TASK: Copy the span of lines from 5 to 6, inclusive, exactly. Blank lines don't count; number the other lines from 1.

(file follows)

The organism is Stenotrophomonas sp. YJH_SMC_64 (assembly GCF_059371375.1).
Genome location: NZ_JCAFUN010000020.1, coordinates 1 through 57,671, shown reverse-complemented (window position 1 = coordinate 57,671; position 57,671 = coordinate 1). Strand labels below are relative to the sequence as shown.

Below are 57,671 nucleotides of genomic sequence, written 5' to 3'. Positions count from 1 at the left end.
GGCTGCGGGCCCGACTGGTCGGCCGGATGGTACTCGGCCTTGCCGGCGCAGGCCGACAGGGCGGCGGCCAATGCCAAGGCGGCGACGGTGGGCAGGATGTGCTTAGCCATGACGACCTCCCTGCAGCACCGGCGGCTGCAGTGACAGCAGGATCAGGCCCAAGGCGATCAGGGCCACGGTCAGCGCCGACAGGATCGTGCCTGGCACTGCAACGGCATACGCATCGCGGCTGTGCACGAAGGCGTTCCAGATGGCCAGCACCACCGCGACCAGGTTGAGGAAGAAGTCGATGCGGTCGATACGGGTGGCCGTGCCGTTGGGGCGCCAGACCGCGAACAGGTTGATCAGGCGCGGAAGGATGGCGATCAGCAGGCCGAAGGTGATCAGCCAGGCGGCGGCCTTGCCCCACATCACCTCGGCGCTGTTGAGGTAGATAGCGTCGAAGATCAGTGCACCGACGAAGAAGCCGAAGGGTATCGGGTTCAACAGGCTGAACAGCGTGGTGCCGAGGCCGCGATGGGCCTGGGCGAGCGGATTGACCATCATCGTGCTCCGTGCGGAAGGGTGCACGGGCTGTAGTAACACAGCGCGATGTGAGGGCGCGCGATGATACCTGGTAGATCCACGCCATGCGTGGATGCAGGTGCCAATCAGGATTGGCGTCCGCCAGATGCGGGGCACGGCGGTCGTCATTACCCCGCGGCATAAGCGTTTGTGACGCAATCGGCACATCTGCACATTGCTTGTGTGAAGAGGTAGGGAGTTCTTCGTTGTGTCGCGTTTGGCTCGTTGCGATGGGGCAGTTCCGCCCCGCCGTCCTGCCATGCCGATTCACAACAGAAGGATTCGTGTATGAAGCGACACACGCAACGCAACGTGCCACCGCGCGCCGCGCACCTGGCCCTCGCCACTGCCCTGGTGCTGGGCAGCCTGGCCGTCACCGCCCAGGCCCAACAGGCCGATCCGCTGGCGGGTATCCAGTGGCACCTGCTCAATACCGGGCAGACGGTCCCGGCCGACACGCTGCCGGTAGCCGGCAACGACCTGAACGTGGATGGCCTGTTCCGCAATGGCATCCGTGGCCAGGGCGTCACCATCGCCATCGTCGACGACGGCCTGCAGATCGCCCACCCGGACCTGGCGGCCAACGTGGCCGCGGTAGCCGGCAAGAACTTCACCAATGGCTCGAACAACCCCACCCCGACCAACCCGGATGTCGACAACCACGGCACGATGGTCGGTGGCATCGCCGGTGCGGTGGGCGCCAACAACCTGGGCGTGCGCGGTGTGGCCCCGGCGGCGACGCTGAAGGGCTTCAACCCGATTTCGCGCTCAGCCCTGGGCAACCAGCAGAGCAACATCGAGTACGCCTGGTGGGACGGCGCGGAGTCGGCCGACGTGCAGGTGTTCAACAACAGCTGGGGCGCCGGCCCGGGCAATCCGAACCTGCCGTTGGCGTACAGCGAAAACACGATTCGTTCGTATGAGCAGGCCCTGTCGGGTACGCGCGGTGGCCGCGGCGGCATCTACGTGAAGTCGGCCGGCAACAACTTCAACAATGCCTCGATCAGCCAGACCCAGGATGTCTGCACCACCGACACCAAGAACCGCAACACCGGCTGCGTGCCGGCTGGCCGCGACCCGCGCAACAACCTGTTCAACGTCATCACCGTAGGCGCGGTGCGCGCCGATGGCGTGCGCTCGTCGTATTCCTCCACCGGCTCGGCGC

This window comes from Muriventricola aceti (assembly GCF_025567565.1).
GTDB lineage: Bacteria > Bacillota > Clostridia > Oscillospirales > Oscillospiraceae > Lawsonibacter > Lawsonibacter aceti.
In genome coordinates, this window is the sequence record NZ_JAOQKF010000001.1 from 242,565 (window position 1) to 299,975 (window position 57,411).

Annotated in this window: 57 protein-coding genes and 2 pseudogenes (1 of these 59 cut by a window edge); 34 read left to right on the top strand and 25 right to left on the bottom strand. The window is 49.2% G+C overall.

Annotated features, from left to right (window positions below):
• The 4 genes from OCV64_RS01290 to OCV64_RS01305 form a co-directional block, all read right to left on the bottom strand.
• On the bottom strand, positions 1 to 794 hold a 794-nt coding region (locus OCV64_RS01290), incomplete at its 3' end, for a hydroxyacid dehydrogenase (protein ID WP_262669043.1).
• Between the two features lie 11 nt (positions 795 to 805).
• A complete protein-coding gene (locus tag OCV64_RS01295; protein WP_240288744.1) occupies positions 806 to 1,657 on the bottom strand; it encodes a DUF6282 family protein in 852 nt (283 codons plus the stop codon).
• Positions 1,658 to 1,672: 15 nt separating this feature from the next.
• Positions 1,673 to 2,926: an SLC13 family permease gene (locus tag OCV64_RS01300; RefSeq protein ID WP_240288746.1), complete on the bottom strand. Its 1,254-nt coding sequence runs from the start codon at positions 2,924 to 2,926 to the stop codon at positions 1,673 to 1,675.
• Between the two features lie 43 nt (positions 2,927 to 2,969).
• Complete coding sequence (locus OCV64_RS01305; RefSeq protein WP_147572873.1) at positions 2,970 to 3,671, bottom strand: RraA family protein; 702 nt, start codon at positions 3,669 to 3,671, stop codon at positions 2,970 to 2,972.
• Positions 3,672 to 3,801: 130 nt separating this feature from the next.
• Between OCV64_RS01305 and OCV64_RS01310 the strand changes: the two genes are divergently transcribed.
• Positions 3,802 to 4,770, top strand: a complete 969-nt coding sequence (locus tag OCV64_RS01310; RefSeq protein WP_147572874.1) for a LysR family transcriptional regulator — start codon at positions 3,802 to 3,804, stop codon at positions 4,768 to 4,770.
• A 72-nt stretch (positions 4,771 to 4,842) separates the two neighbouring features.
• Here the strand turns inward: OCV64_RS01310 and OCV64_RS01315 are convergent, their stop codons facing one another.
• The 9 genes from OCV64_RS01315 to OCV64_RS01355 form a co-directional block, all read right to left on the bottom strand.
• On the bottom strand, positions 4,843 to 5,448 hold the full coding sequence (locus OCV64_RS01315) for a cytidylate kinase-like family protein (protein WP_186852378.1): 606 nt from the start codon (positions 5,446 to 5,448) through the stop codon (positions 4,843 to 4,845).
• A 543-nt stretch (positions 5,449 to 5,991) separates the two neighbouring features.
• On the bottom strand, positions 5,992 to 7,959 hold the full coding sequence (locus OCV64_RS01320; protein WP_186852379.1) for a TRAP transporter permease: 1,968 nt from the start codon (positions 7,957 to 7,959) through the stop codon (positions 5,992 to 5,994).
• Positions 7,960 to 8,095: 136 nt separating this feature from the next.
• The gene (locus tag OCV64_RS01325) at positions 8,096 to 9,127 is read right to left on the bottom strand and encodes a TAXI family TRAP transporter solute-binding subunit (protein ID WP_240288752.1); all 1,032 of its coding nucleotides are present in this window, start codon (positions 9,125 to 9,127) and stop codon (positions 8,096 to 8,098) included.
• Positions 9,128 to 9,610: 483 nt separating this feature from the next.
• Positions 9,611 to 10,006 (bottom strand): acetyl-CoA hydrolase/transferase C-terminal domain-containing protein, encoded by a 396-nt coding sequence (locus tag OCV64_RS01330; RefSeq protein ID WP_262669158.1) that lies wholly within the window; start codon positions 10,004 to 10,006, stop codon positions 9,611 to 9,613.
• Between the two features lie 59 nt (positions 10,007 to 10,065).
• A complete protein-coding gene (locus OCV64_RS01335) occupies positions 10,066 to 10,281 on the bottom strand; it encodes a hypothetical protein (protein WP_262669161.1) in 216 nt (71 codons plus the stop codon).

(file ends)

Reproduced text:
This window comes from Muriventricola aceti (assembly GCF_025567565.1).
GTDB lineage: Bacteria > Bacillota > Clostridia > Oscillospirales > Oscillospiraceae > Lawsonibacter > Lawsonibacter aceti.